Chapter 1-4-3: When No Article Precedes a Noun

Grammar > Parts of Speech > Articles > Ø - Using No Article

Unlike in French, there are times when a noun is not preceded by an article at all.


One occasion where no article can be found before a noun or noun phrase is when the speaker or writer is generalizing or being non-specific about something. For example:

  • Pens are becoming obsolete. (Pens, in general, are no longer needed).

  • Children should be seen and not heard. (In general, we shouldn't be bothered by children).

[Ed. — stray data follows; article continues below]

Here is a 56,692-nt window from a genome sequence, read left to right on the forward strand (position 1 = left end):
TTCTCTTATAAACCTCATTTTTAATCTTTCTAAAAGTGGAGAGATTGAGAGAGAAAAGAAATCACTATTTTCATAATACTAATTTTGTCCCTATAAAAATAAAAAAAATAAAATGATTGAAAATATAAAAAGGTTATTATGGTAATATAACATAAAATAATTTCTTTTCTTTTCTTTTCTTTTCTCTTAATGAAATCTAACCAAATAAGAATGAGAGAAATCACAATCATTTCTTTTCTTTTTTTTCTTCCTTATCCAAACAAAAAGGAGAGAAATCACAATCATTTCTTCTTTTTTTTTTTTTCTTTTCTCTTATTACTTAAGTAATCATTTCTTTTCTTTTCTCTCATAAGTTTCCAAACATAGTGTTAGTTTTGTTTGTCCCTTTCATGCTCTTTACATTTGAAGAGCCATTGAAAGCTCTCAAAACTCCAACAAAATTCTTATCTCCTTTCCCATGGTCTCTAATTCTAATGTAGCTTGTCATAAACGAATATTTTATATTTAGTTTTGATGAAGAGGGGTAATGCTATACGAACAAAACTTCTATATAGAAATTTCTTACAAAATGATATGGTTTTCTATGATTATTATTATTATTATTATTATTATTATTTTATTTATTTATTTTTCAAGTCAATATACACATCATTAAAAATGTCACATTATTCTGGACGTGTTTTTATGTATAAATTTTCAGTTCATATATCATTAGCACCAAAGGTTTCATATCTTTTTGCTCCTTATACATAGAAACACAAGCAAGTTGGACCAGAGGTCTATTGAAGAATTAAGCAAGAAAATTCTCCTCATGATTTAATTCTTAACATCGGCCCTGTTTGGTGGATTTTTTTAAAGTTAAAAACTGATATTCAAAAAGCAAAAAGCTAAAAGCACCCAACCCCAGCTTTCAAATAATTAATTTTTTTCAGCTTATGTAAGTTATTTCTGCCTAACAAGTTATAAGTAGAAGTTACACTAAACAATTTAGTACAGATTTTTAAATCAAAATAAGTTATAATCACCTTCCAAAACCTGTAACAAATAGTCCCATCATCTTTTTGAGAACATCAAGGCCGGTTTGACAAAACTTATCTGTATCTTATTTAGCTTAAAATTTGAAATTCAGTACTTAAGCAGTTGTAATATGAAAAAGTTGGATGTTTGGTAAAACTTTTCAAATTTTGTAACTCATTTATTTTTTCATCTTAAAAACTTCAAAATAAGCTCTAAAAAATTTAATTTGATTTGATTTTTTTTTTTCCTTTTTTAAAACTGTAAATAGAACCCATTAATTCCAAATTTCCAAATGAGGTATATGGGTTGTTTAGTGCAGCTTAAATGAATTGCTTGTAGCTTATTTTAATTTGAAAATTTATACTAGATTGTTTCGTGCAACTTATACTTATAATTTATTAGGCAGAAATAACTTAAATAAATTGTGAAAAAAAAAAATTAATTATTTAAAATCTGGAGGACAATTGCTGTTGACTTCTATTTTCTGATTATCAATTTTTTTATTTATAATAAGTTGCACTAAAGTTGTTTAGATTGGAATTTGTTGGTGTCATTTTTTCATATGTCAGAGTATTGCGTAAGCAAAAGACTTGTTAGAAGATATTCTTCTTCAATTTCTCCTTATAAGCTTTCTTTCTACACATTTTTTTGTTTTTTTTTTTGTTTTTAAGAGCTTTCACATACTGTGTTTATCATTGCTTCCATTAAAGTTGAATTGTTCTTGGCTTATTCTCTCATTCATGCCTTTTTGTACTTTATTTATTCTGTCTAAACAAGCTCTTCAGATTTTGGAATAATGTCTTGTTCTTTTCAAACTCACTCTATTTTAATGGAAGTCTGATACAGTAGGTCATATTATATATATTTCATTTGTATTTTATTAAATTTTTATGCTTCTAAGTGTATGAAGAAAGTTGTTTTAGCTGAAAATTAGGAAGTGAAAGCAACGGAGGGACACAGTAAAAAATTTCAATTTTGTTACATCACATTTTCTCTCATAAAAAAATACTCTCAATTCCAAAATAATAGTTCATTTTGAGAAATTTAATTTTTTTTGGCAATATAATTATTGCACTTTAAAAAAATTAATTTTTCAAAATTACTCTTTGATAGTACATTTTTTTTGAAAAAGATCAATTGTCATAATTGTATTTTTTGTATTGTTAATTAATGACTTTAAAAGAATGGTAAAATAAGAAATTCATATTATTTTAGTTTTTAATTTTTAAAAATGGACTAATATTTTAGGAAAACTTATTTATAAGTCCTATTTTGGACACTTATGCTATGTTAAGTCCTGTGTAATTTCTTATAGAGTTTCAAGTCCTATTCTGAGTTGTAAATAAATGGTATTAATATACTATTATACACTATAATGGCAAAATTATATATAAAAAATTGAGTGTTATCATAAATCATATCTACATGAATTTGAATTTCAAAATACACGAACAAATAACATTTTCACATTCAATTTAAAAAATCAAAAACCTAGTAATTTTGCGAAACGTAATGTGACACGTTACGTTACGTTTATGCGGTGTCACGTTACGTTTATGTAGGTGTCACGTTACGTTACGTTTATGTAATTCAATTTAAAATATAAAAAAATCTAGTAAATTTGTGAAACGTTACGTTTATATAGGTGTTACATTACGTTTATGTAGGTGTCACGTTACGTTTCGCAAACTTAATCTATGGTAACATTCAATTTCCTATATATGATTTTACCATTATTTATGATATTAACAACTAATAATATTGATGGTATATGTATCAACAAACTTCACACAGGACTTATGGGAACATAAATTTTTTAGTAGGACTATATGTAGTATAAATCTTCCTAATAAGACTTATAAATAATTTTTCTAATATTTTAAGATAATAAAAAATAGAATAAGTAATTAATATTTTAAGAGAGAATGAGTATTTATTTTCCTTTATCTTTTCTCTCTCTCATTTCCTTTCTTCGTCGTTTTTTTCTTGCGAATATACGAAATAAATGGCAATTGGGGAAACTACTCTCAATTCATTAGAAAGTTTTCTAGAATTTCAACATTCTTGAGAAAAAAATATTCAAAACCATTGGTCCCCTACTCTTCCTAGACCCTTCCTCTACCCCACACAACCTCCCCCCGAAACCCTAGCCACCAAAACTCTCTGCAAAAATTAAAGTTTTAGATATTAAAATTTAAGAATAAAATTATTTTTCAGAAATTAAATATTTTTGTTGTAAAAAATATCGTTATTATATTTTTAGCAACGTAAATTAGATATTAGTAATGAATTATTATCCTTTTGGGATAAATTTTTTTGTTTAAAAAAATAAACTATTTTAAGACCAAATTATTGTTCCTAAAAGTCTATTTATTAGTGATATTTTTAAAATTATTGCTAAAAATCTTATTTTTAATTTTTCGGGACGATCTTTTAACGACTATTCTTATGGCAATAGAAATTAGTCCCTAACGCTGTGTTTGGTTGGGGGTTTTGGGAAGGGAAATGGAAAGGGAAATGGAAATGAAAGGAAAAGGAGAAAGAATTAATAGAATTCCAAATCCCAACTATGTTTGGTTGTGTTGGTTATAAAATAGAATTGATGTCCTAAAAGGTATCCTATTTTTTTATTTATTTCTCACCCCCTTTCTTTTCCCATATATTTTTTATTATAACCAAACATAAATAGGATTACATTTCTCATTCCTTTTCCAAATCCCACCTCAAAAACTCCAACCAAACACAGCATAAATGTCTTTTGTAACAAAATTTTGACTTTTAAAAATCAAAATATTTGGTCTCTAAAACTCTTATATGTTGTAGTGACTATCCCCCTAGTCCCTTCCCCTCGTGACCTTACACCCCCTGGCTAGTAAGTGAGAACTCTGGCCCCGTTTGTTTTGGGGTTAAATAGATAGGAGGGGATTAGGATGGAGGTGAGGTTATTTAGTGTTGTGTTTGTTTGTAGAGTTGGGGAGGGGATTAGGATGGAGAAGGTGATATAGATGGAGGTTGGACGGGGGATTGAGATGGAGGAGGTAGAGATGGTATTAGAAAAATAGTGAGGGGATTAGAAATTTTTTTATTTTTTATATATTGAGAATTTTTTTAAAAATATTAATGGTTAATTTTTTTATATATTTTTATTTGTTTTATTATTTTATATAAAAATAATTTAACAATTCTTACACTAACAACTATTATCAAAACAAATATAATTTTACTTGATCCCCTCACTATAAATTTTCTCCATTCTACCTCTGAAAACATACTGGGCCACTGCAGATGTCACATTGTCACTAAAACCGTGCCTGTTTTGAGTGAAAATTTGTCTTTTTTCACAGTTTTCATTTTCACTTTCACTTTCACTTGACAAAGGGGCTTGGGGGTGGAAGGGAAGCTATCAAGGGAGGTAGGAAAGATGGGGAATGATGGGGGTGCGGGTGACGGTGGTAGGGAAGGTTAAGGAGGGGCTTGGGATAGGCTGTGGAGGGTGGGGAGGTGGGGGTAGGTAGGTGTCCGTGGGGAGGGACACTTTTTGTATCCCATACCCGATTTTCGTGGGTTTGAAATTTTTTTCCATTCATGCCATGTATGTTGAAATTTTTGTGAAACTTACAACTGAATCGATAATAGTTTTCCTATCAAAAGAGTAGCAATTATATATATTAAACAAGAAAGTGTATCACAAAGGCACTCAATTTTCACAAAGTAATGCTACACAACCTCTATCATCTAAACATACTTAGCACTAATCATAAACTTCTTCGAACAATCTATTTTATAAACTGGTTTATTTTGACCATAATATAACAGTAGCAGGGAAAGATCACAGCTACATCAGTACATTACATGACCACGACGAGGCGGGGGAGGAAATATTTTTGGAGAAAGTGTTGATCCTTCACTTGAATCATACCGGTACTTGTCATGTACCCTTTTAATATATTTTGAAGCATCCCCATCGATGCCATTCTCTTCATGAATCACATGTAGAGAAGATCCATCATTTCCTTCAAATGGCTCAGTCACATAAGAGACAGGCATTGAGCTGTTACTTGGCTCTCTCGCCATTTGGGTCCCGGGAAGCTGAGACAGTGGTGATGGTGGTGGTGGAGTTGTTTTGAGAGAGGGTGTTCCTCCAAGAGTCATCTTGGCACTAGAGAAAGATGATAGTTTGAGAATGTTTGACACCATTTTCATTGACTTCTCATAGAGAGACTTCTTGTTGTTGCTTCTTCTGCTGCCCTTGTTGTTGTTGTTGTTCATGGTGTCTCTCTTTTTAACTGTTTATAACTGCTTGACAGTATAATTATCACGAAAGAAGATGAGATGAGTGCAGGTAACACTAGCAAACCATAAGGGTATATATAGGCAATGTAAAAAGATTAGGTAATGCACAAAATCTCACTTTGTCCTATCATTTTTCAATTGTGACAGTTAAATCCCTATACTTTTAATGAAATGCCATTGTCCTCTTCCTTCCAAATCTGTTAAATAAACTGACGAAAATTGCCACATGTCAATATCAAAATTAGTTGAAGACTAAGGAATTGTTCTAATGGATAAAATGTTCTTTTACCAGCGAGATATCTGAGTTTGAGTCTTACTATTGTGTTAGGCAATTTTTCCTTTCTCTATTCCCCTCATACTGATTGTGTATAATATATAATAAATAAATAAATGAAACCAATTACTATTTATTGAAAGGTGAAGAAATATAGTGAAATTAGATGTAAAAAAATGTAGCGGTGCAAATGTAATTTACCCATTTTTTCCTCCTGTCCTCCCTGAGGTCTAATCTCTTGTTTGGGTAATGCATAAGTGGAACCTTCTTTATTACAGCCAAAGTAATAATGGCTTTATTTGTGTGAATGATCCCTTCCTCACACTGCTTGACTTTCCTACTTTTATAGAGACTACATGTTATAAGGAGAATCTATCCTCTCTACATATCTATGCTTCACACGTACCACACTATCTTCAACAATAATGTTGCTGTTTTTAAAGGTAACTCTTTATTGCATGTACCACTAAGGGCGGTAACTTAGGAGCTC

• In the news this week, trees mysteriously disappeared. (We won't be specific and tell you which trees disappeared).


Articles are generally not used when referring to names of sports, academic subjects, people, titles, languages, nationalities (unless referring to a nation’s population), and countries. For example:

  • The soccer is a fun game.

  • The Biology is an easy course.

  • The Doctor Penfield has a street named after him.

  • The Chinese is a difficult language to learn.

  • The Canada won a medal.

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